Warming likely to intensify tropical rainfall
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Last Updated: Tuesday, September 18, 2012, 14:51
  
Washington: Global warming is likely to intensify tropical precipitation such as thunderstorms, flood-inducing monsoon and wide-sweeping cyclones like the recent Hurricane Isaac, warns a new study.

The MIT study has given an estimate based on model simulations and observations: With every one degree Celsius rise, tropical regions will see 10 percent heavier rainfall extremes, with possible impact on flooding in populous regions. But the rate at which it does so in the tropics has remained unclear.

"The study includes some populous countries that are vulnerable to climate change and impacts of changes in rainfall could be important there," Paul O'Gorman, assistant professor of atmospheric science at MIT, was quoted as saying in the journal Nature Geoscience.

O'Gorman found that, compared to other regions of the world, extreme rainfall in the tropics responds differently to climate change.

"It seems rainfall extremes in tropical regions are more sensitive to global warming," O'Gorman said.

"We have yet to understand the mechanism for this higher sensitivity," he said, according to an MIT statement.

As carbon dioxide and other greenhouse gases enter the atmosphere, they increase the temperature, which in turn leads to increases in the amount of water vapour in the atmosphere.

When storm systems develop, the increased humidity prompts heavier rain events that become more extreme as the climate warms.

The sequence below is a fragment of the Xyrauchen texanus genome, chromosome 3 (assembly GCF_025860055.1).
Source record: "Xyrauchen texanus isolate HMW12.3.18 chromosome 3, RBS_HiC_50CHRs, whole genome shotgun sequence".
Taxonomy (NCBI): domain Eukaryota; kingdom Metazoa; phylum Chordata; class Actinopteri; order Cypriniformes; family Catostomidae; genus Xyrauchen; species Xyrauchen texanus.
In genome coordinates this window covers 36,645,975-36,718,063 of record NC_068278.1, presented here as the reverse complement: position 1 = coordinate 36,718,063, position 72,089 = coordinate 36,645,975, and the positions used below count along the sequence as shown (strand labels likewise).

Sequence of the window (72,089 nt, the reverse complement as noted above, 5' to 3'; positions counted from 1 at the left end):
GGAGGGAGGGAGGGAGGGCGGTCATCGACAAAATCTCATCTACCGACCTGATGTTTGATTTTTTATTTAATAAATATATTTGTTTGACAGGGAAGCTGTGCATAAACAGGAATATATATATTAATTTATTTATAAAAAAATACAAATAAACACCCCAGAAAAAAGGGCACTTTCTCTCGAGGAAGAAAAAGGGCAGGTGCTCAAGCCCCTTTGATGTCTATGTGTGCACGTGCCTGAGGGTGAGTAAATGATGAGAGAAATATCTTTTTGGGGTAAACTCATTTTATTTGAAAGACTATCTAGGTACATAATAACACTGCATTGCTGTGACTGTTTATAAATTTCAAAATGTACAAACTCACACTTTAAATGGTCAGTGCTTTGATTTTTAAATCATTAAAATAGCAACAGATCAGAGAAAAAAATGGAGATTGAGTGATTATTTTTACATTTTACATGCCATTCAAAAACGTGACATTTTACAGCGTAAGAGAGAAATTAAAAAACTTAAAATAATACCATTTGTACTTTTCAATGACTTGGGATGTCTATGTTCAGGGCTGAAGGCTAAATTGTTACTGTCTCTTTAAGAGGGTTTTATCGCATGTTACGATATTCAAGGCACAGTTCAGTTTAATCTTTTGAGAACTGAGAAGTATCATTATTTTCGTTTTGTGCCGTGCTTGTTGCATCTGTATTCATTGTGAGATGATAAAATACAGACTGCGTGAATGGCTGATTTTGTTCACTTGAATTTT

Scientists have been developing models and simulations of Earth's climate that can be used to help understand the impact of global warming on extreme rainfall around the world.

For the most part, O'Gorman says, existing models do a decent job of simulating rainfall outside the tropics - for instance, in mid-latitude regions such as the US and Europe. In those regions, the models agree on the rate at which heavy rains intensify with global warming.

To better understand global warming's effect on tropical precipitation, O'Gorman studied satellite observations of extreme rainfall between the latitudes of 30 degrees north and 30 degrees south - just above and below the Equator.

The observations spanned the last 20 years, the extent of the satellite record. He then compared the observations to results from 18 different climate models over a similar 20-year period.

"That's not long enough to get a trend in extreme rainfall, but there are variations from year to year, some years are warmer than others, and it's known to rain more overall in those years," O'Gorman said.

This year-to-year variability is mostly due to El Nino - a tropical weather phenomenon that warms the surface of the Eastern Pacific Ocean.

El Nino causes localized warming and changes in rainfall patterns and occurs independent of global warming.

IANS


First Published: Tuesday, September 18, 2012, 14:47


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